That's the salary range from bottom to top.  And that top step is about 2K less than what I make at a Nor Cal S.O. PER MONTH.   YIKES!  

    Rumor has it many of our Deputies live (none / 0) (#25)
    by sarcastic unnamed one on Fri Oct 05, 2007 at 03:19:58 PM EST
    well outside the LA area, often the Inland Empire where the cost of living is much lower. So they say. Hell, my neighbor's a LA City Fire Chief and he has guys commuting from Vegas to work in his station. Of course they work 4 days straight or something...

    I too (none / 0) (#30)
    by Patrick on Fri Oct 05, 2007 at 03:48:52 PM EST
    No longer live where I work.  Now it's an hour+ commute, but well worth benefit of being a P.O.D.  (Plain ole Deputy)  

    Touche.... (none / 0) (#34)
    by kdog on Fri Oct 05, 2007 at 04:44:56 PM EST
    or they want to limit their contribution towards "new weapons systems".  Overtime jacks  your witholding big time:)

    OT (none / 0) (#22)
    by Patrick on Fri Oct 05, 2007 at 03:04:47 PM EST
    Is nice in moderation, but can really make it tough when it's being mandated.  Most people I know work so they can live, not vice versa.  All the money in the world isn't worth missing your kids growing up...At least not to me and the people I work with.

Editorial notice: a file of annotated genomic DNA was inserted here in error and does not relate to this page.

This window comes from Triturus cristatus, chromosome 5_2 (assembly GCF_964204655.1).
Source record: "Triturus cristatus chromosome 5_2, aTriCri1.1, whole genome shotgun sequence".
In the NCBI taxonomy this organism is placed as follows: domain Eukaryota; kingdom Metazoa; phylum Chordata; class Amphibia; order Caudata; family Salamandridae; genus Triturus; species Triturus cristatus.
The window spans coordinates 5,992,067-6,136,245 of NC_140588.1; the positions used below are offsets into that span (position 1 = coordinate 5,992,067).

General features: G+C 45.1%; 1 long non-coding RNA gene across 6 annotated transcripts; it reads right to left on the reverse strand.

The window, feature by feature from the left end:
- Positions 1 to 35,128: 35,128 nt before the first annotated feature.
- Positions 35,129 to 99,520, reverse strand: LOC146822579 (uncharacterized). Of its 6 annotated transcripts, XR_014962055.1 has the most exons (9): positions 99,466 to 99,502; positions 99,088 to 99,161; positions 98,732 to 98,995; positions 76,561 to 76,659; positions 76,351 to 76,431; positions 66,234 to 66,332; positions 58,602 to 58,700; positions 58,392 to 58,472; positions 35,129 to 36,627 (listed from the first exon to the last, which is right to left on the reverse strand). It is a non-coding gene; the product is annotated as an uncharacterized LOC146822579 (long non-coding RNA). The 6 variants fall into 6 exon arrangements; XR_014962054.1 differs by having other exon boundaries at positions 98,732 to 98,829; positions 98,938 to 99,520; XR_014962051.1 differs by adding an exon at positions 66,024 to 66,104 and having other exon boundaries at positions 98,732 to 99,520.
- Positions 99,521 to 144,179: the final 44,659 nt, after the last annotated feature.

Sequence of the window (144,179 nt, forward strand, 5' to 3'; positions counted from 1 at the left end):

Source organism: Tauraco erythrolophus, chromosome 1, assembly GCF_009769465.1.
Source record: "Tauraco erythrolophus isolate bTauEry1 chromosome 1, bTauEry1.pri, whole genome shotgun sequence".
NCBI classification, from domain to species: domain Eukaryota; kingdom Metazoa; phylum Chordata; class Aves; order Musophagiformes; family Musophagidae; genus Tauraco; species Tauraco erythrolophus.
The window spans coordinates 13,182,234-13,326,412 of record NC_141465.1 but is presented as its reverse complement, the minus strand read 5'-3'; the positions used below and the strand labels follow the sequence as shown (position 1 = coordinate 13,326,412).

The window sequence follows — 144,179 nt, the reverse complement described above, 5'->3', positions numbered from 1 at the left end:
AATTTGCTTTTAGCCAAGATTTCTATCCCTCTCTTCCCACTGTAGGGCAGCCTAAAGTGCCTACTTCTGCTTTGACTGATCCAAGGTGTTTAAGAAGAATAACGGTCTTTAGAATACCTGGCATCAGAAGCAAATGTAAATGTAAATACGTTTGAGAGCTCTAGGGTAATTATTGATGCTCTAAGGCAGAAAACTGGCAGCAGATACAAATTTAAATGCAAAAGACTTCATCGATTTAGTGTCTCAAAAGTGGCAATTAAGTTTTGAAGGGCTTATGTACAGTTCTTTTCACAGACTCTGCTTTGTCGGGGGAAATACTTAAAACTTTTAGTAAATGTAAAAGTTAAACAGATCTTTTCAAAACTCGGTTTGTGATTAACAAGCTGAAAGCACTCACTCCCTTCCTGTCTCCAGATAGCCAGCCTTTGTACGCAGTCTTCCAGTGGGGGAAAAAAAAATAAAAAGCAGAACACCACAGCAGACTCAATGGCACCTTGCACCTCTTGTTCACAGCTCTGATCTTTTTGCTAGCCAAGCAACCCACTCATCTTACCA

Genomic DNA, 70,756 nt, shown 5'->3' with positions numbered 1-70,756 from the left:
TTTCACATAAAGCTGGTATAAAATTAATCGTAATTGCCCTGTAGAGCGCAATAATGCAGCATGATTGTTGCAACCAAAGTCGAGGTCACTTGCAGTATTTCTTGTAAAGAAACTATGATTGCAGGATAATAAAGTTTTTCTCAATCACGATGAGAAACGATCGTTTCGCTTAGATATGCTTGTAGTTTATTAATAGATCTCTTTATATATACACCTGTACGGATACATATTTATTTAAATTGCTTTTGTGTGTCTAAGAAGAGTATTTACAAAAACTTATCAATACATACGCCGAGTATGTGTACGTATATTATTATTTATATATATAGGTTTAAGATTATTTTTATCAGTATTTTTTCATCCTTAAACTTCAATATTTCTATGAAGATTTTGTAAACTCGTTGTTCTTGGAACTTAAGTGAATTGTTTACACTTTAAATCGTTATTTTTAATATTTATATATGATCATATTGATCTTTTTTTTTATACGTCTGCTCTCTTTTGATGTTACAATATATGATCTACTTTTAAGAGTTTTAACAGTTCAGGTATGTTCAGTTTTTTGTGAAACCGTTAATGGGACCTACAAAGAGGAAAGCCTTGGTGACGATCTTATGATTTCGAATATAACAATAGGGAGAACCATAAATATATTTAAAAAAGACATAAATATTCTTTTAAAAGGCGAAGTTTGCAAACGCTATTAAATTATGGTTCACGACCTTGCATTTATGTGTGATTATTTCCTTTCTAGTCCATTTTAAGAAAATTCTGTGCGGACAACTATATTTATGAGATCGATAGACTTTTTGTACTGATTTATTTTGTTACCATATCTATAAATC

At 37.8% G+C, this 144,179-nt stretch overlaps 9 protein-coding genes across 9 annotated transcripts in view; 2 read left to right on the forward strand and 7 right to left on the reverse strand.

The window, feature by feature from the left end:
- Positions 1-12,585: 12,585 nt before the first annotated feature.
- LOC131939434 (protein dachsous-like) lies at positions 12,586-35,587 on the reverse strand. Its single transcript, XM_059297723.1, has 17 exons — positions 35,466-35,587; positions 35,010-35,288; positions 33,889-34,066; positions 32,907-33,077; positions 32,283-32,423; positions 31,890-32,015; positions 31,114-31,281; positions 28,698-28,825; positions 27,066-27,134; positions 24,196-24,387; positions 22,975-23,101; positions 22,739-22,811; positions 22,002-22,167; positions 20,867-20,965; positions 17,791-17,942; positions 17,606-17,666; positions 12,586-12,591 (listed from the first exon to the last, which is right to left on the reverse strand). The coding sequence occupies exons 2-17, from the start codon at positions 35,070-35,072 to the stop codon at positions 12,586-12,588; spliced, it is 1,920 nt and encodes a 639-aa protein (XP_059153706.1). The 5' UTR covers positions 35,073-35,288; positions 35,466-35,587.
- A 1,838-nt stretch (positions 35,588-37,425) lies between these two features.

I agree..... (none / 0) (#26)
    by kdog on Fri Oct 05, 2007 at 03:21:15 PM EST
    but most people, most civil servants anyway, don't have the luxury of passing up (or resenting)overtime.

    I know my brother the letter carrier would kill for some mandatory overtime.


    Tell him (none / 0) (#28)
    by Patrick on Fri Oct 05, 2007 at 03:45:01 PM EST
    To apply at LASD...

    Then I'd have to..... (none / 0) (#31)
    by kdog on Fri Oct 05, 2007 at 04:00:46 PM EST
    disown him:)

    My brother (none / 0) (#32)
    by Patrick on Fri Oct 05, 2007 at 04:14:43 PM EST
    is a letter carrier too...I just keep him away from automatic weapons.  

    Just speculating (none / 0) (#4)
    by Deconstructionist on Fri Oct 05, 2007 at 09:21:55 AM EST
     but the vehicle impound part of the contest raises questions. In many if not most jurisdictions private tow-truck operators are called to impound vehicles and also it is common for the vehicles to be taken to the private companies' lots and for the companies to charge storage fees in addition to the towing fees.

     Being the cynical sort, I wonder if any private parties made money from the operation and if any private parties may heve been moved to generosity toward any officer because of the windfall.

    Did anyone notice (none / 0) (#5)
    by HeadScratcher on Fri Oct 05, 2007 at 10:04:58 AM EST
    That the NEW YORK Times got a retired professor from the University of NEBRASKA to comment on a story from suburban LOS ANGELES. I guess all the law professors from UCLA, USC, Loyola, Pepperdine, etc... were busy that day.

    Loyola (none / 0) (#11)